Partitioning unstructured graphs is central to the parallel solution of computational science and engineering problems. Spectral partitioners, such as recursive spectral bisection (RSB), have proven effective in generating high-quality partitions of realistically sized meshes. The major problem which hindered their widespread use was their long execution times. This paper presents a new inertial spectral partitioner called HARP. The main objective of the proposed approach is to quickly partition the meshes at runtime for the dynamic load balancing framework JOVE which dynamically balances the computational loads of distributed-memory machines with a global view. The underlying principle of HARP is to find the eigenvectors of the unpartitioned vertices and then project them onto the eigenvectors of the original mesh. Results for various meshes ranging in size from 1000 to 100,000 vertices indicate that HARP can indeed partition meshes rapidly at runtime. Experimental results show that our largest mesh can be partitioned sequentially in only a few seconds on an SP-2, which is several times faster than other spectral partitioners, while maintaining the solution quality of the proven RSB method. These results indicate that graph partitioning can now be truly embedded in dynamically changing real-world applications.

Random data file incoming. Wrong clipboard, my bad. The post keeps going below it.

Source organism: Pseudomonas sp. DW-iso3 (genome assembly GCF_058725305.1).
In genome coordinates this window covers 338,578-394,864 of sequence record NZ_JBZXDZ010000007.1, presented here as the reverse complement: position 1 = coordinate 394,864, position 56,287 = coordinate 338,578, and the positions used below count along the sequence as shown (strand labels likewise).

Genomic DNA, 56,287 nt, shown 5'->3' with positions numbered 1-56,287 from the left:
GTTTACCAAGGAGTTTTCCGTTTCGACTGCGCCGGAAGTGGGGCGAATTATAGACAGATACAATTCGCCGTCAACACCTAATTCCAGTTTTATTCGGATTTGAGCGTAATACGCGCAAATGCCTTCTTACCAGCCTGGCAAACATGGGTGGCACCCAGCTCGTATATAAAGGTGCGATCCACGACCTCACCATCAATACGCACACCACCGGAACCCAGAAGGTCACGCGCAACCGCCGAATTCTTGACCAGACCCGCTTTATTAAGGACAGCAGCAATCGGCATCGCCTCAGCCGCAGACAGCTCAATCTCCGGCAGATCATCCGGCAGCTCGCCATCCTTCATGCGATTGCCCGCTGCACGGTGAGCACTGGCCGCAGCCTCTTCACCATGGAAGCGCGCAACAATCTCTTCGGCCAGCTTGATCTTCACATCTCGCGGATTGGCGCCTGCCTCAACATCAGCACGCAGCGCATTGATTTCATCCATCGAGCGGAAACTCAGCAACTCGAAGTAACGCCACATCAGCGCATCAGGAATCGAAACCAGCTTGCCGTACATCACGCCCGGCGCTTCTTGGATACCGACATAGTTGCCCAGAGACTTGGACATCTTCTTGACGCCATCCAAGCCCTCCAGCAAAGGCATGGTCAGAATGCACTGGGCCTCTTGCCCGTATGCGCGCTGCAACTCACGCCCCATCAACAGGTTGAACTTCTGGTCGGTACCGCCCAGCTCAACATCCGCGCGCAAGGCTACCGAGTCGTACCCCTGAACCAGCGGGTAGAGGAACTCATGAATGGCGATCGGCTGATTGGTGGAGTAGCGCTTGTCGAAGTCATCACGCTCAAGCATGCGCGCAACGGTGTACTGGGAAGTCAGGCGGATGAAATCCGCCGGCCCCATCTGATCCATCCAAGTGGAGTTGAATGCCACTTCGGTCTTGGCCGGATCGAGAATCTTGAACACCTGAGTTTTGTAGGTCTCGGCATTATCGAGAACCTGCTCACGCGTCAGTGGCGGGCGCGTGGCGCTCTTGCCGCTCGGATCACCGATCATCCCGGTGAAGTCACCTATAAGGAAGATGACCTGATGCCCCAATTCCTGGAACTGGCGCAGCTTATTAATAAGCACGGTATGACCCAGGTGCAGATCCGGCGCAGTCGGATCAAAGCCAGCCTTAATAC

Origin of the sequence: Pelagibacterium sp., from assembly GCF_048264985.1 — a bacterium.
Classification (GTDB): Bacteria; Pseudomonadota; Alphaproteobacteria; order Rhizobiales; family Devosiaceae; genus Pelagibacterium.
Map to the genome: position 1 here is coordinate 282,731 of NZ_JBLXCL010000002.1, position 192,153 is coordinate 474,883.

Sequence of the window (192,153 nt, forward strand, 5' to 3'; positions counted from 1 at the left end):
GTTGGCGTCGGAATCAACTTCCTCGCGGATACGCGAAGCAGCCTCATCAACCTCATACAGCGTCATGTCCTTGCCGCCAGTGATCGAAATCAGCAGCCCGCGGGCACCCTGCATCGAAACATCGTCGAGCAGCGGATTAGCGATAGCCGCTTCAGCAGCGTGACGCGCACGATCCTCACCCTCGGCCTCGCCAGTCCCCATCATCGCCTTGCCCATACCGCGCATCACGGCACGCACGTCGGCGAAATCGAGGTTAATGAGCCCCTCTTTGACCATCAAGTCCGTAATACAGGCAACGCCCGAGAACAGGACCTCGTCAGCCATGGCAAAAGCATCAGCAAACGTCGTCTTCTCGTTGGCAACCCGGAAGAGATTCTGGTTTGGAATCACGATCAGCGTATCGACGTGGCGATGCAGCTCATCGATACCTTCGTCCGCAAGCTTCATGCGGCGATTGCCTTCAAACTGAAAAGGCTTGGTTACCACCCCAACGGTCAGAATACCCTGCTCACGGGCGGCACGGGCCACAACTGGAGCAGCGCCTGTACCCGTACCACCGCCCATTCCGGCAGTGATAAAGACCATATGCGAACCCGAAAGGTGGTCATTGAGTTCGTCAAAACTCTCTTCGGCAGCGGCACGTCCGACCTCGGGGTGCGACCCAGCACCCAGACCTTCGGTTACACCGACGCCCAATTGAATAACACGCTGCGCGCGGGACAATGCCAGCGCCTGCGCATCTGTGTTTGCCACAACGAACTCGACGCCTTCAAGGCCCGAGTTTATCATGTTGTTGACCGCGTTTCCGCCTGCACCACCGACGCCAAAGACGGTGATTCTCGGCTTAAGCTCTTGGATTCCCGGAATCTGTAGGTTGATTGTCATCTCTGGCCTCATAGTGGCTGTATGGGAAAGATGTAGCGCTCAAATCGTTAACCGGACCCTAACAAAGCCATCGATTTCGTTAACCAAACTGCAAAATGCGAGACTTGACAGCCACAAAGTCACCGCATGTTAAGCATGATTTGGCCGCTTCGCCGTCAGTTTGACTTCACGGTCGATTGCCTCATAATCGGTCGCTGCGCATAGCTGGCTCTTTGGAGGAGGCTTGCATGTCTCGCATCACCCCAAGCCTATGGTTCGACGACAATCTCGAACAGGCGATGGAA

All Science Journal Classification (ASJC) codes
- Theoretical Computer Science
- Hardware and Architecture
- Computer Networks and Communications
- Artificial Intelligence